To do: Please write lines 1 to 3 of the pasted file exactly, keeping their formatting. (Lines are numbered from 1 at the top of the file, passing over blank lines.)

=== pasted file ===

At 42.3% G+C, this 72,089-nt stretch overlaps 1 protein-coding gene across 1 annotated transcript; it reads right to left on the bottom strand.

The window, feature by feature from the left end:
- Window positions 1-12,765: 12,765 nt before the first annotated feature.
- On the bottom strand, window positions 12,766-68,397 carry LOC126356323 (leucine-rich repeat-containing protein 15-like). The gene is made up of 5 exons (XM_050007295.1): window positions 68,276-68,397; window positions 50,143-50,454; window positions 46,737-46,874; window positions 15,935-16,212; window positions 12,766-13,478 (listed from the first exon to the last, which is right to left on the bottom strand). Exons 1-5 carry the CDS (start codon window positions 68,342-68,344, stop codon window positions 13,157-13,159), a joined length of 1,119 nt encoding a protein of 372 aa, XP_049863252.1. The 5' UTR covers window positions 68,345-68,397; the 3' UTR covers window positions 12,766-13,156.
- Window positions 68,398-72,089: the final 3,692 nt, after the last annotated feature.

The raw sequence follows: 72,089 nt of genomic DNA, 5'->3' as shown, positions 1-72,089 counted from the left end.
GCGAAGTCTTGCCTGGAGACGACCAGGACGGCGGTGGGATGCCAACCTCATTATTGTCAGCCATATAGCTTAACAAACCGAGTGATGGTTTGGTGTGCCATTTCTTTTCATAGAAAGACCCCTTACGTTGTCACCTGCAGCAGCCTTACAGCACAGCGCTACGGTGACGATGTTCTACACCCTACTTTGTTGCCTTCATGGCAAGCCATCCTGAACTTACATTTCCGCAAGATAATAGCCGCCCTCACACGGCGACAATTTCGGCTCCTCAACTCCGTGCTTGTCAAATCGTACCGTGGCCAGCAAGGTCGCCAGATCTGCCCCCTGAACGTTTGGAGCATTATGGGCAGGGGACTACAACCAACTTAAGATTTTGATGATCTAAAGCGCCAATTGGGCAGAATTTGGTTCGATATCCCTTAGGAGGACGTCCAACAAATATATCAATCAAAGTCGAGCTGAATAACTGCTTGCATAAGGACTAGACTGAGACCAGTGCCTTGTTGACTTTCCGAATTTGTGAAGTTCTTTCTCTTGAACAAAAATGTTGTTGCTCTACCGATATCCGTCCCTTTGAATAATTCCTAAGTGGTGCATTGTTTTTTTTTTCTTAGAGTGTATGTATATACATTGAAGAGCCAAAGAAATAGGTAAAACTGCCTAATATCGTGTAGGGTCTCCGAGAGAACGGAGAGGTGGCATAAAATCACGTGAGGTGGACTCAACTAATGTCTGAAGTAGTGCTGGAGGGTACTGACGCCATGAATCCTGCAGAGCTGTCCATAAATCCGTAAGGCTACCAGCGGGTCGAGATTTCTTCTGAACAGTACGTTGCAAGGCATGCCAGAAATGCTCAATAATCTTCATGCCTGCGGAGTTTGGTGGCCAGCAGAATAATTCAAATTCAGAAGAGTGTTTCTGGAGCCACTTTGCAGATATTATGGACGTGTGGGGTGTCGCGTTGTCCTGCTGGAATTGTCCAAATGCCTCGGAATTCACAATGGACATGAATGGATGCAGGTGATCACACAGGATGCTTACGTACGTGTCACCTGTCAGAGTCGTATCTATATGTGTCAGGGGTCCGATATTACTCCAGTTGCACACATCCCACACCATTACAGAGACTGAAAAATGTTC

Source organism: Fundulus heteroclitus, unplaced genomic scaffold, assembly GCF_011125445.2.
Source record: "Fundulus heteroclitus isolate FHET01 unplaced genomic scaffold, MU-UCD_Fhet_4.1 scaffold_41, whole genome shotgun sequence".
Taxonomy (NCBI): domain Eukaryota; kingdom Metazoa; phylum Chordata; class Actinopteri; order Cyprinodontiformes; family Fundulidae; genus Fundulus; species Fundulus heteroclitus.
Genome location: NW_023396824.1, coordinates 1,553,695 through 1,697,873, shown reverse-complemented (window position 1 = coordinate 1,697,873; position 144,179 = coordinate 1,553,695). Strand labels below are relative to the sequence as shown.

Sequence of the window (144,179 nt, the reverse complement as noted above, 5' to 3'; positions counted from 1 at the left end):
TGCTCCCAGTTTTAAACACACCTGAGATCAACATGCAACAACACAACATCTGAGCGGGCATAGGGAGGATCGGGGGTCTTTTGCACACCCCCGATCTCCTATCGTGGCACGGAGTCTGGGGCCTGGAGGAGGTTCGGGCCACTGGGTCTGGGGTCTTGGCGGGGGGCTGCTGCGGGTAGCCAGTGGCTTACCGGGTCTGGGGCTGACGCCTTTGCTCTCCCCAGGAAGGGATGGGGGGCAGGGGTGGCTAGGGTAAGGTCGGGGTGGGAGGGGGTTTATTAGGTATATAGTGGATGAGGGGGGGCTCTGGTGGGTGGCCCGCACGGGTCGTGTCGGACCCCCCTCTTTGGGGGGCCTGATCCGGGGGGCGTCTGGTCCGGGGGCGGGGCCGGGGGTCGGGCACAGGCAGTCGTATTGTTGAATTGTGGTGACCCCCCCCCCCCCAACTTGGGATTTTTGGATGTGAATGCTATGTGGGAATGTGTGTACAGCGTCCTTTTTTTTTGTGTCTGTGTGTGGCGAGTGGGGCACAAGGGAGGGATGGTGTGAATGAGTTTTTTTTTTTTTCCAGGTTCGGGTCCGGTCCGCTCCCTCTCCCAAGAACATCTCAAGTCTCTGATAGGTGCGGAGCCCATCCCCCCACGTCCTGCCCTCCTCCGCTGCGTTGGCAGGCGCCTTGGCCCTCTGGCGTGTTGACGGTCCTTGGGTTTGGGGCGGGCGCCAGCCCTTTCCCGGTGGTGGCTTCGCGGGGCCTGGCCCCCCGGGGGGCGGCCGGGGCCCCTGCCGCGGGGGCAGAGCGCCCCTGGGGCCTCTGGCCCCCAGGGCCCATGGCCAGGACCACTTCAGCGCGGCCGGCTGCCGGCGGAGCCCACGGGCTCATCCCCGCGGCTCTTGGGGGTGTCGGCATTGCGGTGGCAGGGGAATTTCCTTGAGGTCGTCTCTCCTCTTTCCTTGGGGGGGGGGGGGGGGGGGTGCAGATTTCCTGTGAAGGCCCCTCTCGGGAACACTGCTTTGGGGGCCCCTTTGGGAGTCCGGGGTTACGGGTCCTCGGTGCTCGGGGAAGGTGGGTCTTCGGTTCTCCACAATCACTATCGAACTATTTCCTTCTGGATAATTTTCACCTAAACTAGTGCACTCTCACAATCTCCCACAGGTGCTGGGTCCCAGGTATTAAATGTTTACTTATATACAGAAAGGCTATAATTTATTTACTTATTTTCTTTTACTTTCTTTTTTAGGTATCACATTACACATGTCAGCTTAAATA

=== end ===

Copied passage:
At 42.3% G+C, this 72,089-nt stretch overlaps 1 protein-coding gene across 1 annotated transcript; it reads right to left on the bottom strand.

The window, feature by feature from the left end:
- Window positions 1-12,765: 12,765 nt before the first annotated feature.